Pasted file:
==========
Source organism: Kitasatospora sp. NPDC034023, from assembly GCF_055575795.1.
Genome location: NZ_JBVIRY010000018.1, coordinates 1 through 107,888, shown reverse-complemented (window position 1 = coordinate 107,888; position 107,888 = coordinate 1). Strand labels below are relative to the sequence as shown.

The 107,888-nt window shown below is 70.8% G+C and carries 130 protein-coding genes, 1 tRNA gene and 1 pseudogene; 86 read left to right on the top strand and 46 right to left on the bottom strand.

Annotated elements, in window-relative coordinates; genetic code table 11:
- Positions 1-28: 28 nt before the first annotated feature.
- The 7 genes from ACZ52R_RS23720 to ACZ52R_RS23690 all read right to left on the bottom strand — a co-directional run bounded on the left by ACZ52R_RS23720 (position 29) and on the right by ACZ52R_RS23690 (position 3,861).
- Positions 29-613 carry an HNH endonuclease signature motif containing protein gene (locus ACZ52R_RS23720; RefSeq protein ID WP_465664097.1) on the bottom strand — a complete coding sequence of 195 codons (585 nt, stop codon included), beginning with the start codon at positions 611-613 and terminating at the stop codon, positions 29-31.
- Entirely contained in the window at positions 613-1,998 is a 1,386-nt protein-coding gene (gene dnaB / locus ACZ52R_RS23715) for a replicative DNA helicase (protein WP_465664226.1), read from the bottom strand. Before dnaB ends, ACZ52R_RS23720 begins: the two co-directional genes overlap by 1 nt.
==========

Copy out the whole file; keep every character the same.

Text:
Source organism: Kitasatospora sp. NPDC034023, from assembly GCF_055575795.1.
Genome location: NZ_JBVIRY010000018.1, coordinates 1 through 107,888, shown reverse-complemented (window position 1 = coordinate 107,888; position 107,888 = coordinate 1). Strand labels below are relative to the sequence as shown.

The 107,888-nt window shown below is 70.8% G+C and carries 130 protein-coding genes, 1 tRNA gene and 1 pseudogene; 86 read left to right on the top strand and 46 right to left on the bottom strand.

Annotated elements, in window-relative coordinates; genetic code table 11:
- Positions 1-28: 28 nt before the first annotated feature.
- The 7 genes from ACZ52R_RS23720 to ACZ52R_RS23690 all read right to left on the bottom strand — a co-directional run bounded on the left by ACZ52R_RS23720 (position 29) and on the right by ACZ52R_RS23690 (position 3,861).
- Positions 29-613 carry an HNH endonuclease signature motif containing protein gene (locus ACZ52R_RS23720; RefSeq protein ID WP_465664097.1) on the bottom strand — a complete coding sequence of 195 codons (585 nt, stop codon included), beginning with the start codon at positions 611-613 and terminating at the stop codon, positions 29-31.
- Entirely contained in the window at positions 613-1,998 is a 1,386-nt protein-coding gene (gene dnaB / locus ACZ52R_RS23715) for a replicative DNA helicase (protein WP_465664226.1), read from the bottom strand. Before dnaB ends, ACZ52R_RS23720 begins: the two co-directional genes overlap by 1 nt.